(Reuters) - Deutsche Bank will cut 200 billion euros ($217.5 billion) in investment bank assets and exit a tenth of the countries in which it operates as part of a restructuring program designed to boost earnings and cut risk.

After sticking with its costly universal banking model in the aftermath of the financial crisis, Germany's largest bank is under pressure from investors to follow rivals such as UBS and Credit Suisse by culling unprofitable operations.

Shares in the German lender dropped by more than 3 percent in early trade, the biggest faller among European banks, as investors doubted whether co-chief executives Anshu Jain and Juergen Fitschen would meet their new targets.

"There are 2020 targets and savings/investment plans which we and the market will take with a grain of salt, given their chequered history," said Omar Fall, an analyst with Jefferies International.

The strategy announcement comes a day after Deutsche reported a 50 percent drop in first-quarter earnings, with hefty legal charges eroding gains in investment banking revenue. British and U.S. regulators fined the bank a record $2.5 billion for manipulating benchmark interest rates, with the potential for further fines from other market investigations.

"Please wait, in just a few months we will be back with strong details," Jain told analysts seeking more details about the plan. The bank said it would give further updates in 90 days.


As part of the overhaul, Deutsche will sell its Postbank retail division via a stock market offering by the end of 2016 and close up to 200 branches -- more than a quarter of its retail network -- by 2017.

The reconfiguration is expected to cost a total of 3.7 billion euros and produce annual cost savings of 3.5 billion euros. The bank did not say how many jobs would be lost or which countries it would exit.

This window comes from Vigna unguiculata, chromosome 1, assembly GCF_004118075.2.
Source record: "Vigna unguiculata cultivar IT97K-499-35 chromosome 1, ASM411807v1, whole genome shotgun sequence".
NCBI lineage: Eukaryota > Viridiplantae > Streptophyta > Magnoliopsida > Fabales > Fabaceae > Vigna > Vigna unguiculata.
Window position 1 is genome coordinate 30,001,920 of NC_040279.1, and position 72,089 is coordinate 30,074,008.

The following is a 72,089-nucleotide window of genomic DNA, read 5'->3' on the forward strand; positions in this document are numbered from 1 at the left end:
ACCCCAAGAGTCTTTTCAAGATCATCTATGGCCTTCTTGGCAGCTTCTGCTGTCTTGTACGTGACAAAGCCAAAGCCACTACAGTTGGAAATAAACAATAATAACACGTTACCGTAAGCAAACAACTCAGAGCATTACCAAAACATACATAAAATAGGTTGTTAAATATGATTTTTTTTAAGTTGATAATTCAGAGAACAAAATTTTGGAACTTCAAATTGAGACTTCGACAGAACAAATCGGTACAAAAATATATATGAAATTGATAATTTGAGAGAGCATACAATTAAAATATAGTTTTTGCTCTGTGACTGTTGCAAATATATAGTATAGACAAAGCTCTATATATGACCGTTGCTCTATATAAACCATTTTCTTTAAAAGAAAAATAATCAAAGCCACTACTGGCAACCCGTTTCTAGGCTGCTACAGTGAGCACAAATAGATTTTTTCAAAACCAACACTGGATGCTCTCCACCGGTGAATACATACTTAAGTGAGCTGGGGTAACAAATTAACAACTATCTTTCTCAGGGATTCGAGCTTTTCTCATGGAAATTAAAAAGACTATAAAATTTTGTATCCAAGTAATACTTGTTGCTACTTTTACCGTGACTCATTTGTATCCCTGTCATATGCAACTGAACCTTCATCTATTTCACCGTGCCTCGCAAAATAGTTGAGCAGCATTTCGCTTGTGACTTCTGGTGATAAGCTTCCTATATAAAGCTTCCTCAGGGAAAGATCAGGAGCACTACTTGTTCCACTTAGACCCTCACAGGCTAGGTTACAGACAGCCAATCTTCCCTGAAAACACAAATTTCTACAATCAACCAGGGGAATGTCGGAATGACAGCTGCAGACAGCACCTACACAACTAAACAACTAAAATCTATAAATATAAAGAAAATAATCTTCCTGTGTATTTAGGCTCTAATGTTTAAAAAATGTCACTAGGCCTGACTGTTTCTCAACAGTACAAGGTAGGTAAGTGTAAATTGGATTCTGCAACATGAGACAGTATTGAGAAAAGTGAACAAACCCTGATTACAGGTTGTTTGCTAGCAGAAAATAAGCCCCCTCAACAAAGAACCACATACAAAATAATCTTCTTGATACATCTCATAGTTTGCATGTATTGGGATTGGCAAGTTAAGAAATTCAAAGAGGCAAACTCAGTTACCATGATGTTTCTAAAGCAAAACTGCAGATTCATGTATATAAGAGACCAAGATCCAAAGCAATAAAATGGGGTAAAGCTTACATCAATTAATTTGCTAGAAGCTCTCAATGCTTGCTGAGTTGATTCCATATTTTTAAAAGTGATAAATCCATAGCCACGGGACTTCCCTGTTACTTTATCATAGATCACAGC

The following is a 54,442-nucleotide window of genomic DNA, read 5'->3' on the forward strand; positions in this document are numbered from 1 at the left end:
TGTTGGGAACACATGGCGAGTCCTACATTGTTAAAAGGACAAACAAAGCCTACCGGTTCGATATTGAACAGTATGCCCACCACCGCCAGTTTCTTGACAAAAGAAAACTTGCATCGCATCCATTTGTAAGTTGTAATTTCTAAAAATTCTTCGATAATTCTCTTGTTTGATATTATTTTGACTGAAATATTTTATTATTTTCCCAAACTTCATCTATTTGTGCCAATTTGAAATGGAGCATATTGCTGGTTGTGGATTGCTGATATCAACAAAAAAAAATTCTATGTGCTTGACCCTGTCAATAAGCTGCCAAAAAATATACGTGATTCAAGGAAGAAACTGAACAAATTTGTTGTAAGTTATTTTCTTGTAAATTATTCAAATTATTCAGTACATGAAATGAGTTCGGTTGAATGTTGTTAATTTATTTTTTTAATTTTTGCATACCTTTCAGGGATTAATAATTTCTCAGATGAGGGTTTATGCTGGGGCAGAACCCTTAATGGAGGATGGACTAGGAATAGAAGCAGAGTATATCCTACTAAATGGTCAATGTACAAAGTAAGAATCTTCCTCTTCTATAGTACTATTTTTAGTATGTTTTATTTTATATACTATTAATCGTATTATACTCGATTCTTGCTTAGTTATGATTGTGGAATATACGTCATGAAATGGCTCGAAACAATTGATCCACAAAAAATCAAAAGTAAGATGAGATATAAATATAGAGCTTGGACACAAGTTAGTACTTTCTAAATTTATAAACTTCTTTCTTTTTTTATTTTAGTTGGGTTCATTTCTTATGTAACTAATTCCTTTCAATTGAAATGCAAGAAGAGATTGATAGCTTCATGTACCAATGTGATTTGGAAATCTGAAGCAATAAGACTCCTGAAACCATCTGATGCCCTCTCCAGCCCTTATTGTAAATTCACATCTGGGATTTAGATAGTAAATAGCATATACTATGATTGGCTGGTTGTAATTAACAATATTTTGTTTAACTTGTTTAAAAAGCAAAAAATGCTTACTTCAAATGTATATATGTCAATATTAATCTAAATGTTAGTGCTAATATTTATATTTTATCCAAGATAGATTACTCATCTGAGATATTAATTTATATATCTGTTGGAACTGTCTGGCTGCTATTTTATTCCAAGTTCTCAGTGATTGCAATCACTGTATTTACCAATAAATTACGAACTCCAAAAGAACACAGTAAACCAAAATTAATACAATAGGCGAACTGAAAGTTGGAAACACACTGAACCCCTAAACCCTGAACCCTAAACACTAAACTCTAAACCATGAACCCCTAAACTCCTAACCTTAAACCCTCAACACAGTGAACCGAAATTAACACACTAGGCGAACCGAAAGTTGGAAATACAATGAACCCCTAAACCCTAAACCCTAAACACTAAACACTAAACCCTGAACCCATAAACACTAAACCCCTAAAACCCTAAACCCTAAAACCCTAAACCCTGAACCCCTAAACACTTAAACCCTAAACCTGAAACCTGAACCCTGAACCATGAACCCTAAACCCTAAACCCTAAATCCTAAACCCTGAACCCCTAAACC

In its investment bank, the group's main profit driver, it will pull back its dealings in repurchase agreements and swaps, which are used by banks and companies to hedge risk, and redeploy up to 70 billion euros in leverage to other trading areas such as equities and emerging market debt.

While it switches gears in its investment bank, Deutsche plans to expand its asset and wealth management business by up to 10 percent a year until 2020 and boost the number of relationship managers by 15 percent in key markets.

Asked for more detail on specific aspects of the plan, Chief Financial Officer Stefan Krause told analysts: ”We really have no detailed planning upon which I can base statements at this time."

The plan, which includes spending up to 1 billion euros on digital technology, is also designed to boost the group's leverage ratio to least 5 percent from 3.4 percent at the end of the first quarter. Deutsche is also aiming for a dividend payout ratio of 50 percent in 3-5 years.

The company said it would step up investments in India and China but reduce the number of its foreign offices to about 63 from 70.